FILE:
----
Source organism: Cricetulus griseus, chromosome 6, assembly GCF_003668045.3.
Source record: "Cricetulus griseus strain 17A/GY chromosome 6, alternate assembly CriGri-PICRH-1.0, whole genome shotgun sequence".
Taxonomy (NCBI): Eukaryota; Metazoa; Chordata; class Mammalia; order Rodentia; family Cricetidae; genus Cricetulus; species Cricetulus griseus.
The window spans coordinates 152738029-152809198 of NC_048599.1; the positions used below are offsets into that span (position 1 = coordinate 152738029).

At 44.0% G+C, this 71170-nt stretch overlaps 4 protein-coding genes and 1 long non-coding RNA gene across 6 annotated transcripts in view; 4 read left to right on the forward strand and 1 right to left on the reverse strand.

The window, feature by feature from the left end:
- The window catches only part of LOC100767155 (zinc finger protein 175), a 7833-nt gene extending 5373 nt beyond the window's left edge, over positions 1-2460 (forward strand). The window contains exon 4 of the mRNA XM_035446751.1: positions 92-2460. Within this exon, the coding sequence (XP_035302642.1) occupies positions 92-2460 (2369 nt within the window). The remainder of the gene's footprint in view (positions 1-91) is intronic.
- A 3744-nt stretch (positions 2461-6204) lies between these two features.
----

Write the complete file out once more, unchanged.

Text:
Source organism: Cricetulus griseus, chromosome 6, assembly GCF_003668045.3.
Source record: "Cricetulus griseus strain 17A/GY chromosome 6, alternate assembly CriGri-PICRH-1.0, whole genome shotgun sequence".
Taxonomy (NCBI): Eukaryota; Metazoa; Chordata; class Mammalia; order Rodentia; family Cricetidae; genus Cricetulus; species Cricetulus griseus.
The window spans coordinates 152738029-152809198 of NC_048599.1; the positions used below are offsets into that span (position 1 = coordinate 152738029).

At 44.0% G+C, this 71170-nt stretch overlaps 4 protein-coding genes and 1 long non-coding RNA gene across 6 annotated transcripts in view; 4 read left to right on the forward strand and 1 right to left on the reverse strand.

The window, feature by feature from the left end:
- The window catches only part of LOC100767155 (zinc finger protein 175), a 7833-nt gene extending 5373 nt beyond the window's left edge, over positions 1-2460 (forward strand). The window contains exon 4 of the mRNA XM_035446751.1: positions 92-2460. Within this exon, the coding sequence (XP_035302642.1) occupies positions 92-2460 (2369 nt within the window). The remainder of the gene's footprint in view (positions 1-91) is intronic.
- A 3744-nt stretch (positions 2461-6204) lies between these two features.